By: Anson Kennedy
Re: Incredible Noah's Hoax
The following was posted on usenet's sci.skeptic
and talk.religion.misc newsgroups.
From: firstname.lastname@example.org (Brett J. Vickers)
Subject: CBS on 'Ark': Mum's Still the Word (News)
Organization: University of California, Irvine
Date: 9 Jul 93 16:30:53 GMT
The following is from LA Times TV critic Howard Rosenberg's daily
column in the Calendar section.
July 7, 1993
CBS on 'Ark': Mum's Still the Word
by Howard Rosenberg
Television: Despite allegations that the show may have been
substantially false, the network has not uttered an on-air word about
the charges. Network officials say allegations are still being
It's been four and a half months since CBS aired a two-hour prime-time
special titled "The Incredible Discovery of Noah's Ark" that was
immediately attacked by some scholars as a sham. It's been more than
a week since Time magazine disclosed that a large hunk of the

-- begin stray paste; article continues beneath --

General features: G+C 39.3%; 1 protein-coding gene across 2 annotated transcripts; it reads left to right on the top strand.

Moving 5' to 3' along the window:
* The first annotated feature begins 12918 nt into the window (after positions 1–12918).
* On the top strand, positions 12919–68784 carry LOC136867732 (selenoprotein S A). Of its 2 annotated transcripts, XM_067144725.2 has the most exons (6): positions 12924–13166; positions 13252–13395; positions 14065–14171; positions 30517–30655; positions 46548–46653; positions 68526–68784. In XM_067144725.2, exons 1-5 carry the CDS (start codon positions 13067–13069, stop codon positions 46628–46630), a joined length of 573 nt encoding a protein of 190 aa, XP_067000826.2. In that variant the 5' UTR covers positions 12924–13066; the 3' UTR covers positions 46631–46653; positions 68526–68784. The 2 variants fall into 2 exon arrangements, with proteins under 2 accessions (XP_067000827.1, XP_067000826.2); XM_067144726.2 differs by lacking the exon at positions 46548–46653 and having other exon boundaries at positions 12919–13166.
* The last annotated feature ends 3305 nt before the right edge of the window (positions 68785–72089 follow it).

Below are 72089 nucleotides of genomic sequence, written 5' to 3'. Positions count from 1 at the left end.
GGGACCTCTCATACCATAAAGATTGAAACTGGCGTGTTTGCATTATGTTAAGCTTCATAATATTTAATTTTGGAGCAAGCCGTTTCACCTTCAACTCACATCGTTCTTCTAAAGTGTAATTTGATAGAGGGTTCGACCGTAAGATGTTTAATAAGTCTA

documentary-style program were an apparent hoax and since the
Associated Press did a follow-up story on the Time report.
And still CBS has not aired a correction. Or an elaboration. Or
"Clearly, we are concerned about it, and we're investigating and
trying to get substantiation from the producer," CBS spokeswoman Susan
Tick said Tuesday in response to a call from The Times.
What this incident illuminates, however, is not only the sloppiness of
CBS in verifying the accuracy of non-news information programs it airs
but also its incredible double standard regarding truth in news and
CBS has not uttered a word on television informing the estimated 20
million Americans who watched and possibly believed this program,
which was produced by Sun International Pictures of Utah, that its
pseudo science -- appearing to confirm the creationist theory that
Noah's ark existed -- may have been substantially false. That, among
- George Jammal, a man who claimed on the program to have visited
Turkey's Mount Ararat in 1984 and returned with a chunk of Noah's ark,
apparently had never been there.
- The wood that part-time actor Jammal held in his hand as proof, and
which he described as "a gift from God," was apparently phony, a piece